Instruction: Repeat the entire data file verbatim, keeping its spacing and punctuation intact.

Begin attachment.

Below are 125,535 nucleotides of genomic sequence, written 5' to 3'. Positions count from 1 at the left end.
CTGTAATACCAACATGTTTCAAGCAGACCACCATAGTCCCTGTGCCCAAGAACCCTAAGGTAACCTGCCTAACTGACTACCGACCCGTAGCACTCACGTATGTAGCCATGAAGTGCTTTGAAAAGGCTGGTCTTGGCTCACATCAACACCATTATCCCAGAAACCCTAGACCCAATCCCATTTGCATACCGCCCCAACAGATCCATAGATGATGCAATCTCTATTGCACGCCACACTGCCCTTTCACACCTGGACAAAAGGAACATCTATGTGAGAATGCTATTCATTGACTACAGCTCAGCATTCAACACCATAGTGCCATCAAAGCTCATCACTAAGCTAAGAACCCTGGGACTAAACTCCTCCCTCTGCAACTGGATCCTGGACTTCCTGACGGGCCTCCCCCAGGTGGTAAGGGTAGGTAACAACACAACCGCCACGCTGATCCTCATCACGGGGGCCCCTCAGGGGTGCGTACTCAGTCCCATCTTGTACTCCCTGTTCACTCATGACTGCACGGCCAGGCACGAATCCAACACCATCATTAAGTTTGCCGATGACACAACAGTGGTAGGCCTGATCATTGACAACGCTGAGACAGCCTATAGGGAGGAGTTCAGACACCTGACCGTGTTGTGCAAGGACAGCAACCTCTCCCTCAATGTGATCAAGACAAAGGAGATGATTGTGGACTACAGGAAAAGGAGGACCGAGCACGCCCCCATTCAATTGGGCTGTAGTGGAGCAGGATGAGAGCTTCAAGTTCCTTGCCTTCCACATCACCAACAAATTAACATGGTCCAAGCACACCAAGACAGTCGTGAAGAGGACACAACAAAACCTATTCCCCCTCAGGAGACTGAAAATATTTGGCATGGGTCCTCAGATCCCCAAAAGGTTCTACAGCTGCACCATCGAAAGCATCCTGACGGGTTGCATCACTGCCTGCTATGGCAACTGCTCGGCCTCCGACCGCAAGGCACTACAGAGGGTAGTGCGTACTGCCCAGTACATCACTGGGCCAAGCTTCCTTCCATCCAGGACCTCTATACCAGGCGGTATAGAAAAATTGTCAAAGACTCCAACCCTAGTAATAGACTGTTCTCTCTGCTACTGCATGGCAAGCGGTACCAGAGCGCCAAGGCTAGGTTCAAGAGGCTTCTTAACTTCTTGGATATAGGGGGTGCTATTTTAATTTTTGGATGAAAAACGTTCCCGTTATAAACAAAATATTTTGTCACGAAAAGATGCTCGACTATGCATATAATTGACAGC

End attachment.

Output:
Below are 125,535 nucleotides of genomic sequence, written 5' to 3'. Positions count from 1 at the left end.
CTGTAATACCAACATGTTTCAAGCAGACCACCATAGTCCCTGTGCCCAAGAACCCTAAGGTAACCTGCCTAACTGACTACCGACCCGTAGCACTCACGTATGTAGCCATGAAGTGCTTTGAAAAGGCTGGTCTTGGCTCACATCAACACCATTATCCCAGAAACCCTAGACCCAATCCCATTTGCATACCGCCCCAACAGATCCATAGATGATGCAATCTCTATTGCACGCCACACTGCCCTTTCACACCTGGACAAAAGGAACATCTATGTGAGAATGCTATTCATTGACTACAGCTCAGCATTCAACACCATAGTGCCATCAAAGCTCATCACTAAGCTAAGAACCCTGGGACTAAACTCCTCCCTCTGCAACTGGATCCTGGACTTCCTGACGGGCCTCCCCCAGGTGGTAAGGGTAGGTAACAACACAACCGCCACGCTGATCCTCATCACGGGGGCCCCTCAGGGGTGCGTACTCAGTCCCATCTTGTACTCCCTGTTCACTCATGACTGCACGGCCAGGCACGAATCCAACACCATCATTAAGTTTGCCGATGACACAACAGTGGTAGGCCTGATCATTGACAACGCTGAGACAGCCTATAGGGAGGAGTTCAGACACCTGACCGTGTTGTGCAAGGACAGCAACCTCTCCCTCAATGTGATCAAGACAAAGGAGATGATTGTGGACTACAGGAAAAGGAGGACCGAGCACGCCCCCATTCAATTGGGCTGTAGTGGAGCAGGATGAGAGCTTCAAGTTCCTTGCCTTCCACATCACCAACAAATTAACATGGTCCAAGCACACCAAGACAGTCGTGAAGAGGACACAACAAAACCTATTCCCCCTCAGGAGACTGAAAATATTTGGCATGGGTCCTCAGATCCCCAAAAGGTTCTACAGCTGCACCATCGAAAGCATCCTGACGGGTTGCATCACTGCCTGCTATGGCAACTGCTCGGCCTCCGACCGCAAGGCACTACAGAGGGTAGTGCGTACTGCCCAGTACATCACTGGGCCAAGCTTCCTTCCATCCAGGACCTCTATACCAGGCGGTATAGAAAAATTGTCAAAGACTCCAACCCTAGTAATAGACTGTTCTCTCTGCTACTGCATGGCAAGCGGTACCAGAGCGCCAAGGCTAGGTTCAAGAGGCTTCTTAACTTCTTGGATATAGGGGGTGCTATTTTAATTTTTGGATGAAAAACGTTCCCGTTATAAACAAAATATTTTGTCACGAAAAGATGCTCGACTATGCATATAATTGACAGC